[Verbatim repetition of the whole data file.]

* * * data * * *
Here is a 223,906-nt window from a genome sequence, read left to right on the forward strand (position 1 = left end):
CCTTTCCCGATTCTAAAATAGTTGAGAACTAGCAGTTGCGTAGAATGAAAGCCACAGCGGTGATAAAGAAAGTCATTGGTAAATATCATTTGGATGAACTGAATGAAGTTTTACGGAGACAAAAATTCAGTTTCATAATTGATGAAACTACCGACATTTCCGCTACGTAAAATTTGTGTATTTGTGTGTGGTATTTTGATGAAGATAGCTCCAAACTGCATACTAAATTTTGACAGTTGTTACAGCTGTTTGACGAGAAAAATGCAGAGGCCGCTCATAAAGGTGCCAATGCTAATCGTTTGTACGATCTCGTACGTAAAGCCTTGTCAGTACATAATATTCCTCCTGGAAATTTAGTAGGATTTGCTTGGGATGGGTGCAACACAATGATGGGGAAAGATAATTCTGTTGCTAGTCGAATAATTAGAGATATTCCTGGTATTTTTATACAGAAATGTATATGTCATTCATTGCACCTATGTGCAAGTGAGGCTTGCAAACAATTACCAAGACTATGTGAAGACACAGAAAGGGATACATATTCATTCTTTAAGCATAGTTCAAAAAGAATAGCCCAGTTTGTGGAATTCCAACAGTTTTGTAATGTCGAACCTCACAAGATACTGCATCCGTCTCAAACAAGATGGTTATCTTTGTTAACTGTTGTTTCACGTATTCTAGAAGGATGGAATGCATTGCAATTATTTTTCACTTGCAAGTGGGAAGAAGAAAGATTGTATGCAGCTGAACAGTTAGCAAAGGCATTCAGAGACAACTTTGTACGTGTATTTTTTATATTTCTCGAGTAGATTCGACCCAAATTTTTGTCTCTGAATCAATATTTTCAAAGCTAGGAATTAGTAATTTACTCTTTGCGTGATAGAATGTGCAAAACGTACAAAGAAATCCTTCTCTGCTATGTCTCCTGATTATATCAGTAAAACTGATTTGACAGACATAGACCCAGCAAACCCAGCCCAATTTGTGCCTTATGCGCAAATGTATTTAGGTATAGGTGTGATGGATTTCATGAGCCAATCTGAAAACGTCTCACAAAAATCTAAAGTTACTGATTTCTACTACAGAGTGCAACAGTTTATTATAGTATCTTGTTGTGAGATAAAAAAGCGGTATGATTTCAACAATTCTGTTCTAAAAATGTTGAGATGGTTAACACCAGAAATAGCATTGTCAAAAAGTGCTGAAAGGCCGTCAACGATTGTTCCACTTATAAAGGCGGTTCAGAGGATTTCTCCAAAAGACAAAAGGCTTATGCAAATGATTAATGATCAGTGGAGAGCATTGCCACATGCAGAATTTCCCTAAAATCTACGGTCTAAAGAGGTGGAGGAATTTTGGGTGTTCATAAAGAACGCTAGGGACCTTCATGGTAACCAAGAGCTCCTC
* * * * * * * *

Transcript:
Here is a 223,906-nt window from a genome sequence, read left to right on the forward strand (position 1 = left end):
CCTTTCCCGATTCTAAAATAGTTGAGAACTAGCAGTTGCGTAGAATGAAAGCCACAGCGGTGATAAAGAAAGTCATTGGTAAATATCATTTGGATGAACTGAATGAAGTTTTACGGAGACAAAAATTCAGTTTCATAATTGATGAAACTACCGACATTTCCGCTACGTAAAATTTGTGTATTTGTGTGTGGTATTTTGATGAAGATAGCTCCAAACTGCATACTAAATTTTGACAGTTGTTACAGCTGTTTGACGAGAAAAATGCAGAGGCCGCTCATAAAGGTGCCAATGCTAATCGTTTGTACGATCTCGTACGTAAAGCCTTGTCAGTACATAATATTCCTCCTGGAAATTTAGTAGGATTTGCTTGGGATGGGTGCAACACAATGATGGGGAAAGATAATTCTGTTGCTAGTCGAATAATTAGAGATATTCCTGGTATTTTTATACAGAAATGTATATGTCATTCATTGCACCTATGTGCAAGTGAGGCTTGCAAACAATTACCAAGACTATGTGAAGACACAGAAAGGGATACATATTCATTCTTTAAGCATAGTTCAAAAAGAATAGCCCAGTTTGTGGAATTCCAACAGTTTTGTAATGTCGAACCTCACAAGATACTGCATCCGTCTCAAACAAGATGGTTATCTTTGTTAACTGTTGTTTCACGTATTCTAGAAGGATGGAATGCATTGCAATTATTTTTCACTTGCAAGTGGGAAGAAGAAAGATTGTATGCAGCTGAACAGTTAGCAAAGGCATTCAGAGACAACTTTGTACGTGTATTTTTTATATTTCTCGAGTAGATTCGACCCAAATTTTTGTCTCTGAATCAATATTTTCAAAGCTAGGAATTAGTAATTTACTCTTTGCGTGATAGAATGTGCAAAACGTACAAAGAAATCCTTCTCTGCTATGTCTCCTGATTATATCAGTAAAACTGATTTGACAGACATAGACCCAGCAAACCCAGCCCAATTTGTGCCTTATGCGCAAATGTATTTAGGTATAGGTGTGATGGATTTCATGAGCCAATCTGAAAACGTCTCACAAAAATCTAAAGTTACTGATTTCTACTACAGAGTGCAACAGTTTATTATAGTATCTTGTTGTGAGATAAAAAAGCGGTATGATTTCAACAATTCTGTTCTAAAAATGTTGAGATGGTTAACACCAGAAATAGCATTGTCAAAAAGTGCTGAAAGGCCGTCAACGATTGTTCCACTTATAAAGGCGGTTCAGAGGATTTCTCCAAAAGACAAAAGGCTTATGCAAATGATTAATGATCAGTGGAGAGCATTGCCACATGCAGAATTTCCCTAAAATCTACGGTCTAAAGAGGTGGAGGAATTTTGGGTGTTCATAAAGAACGCTAGGGACCTTCATGGTAACCAAGAGCTCCTC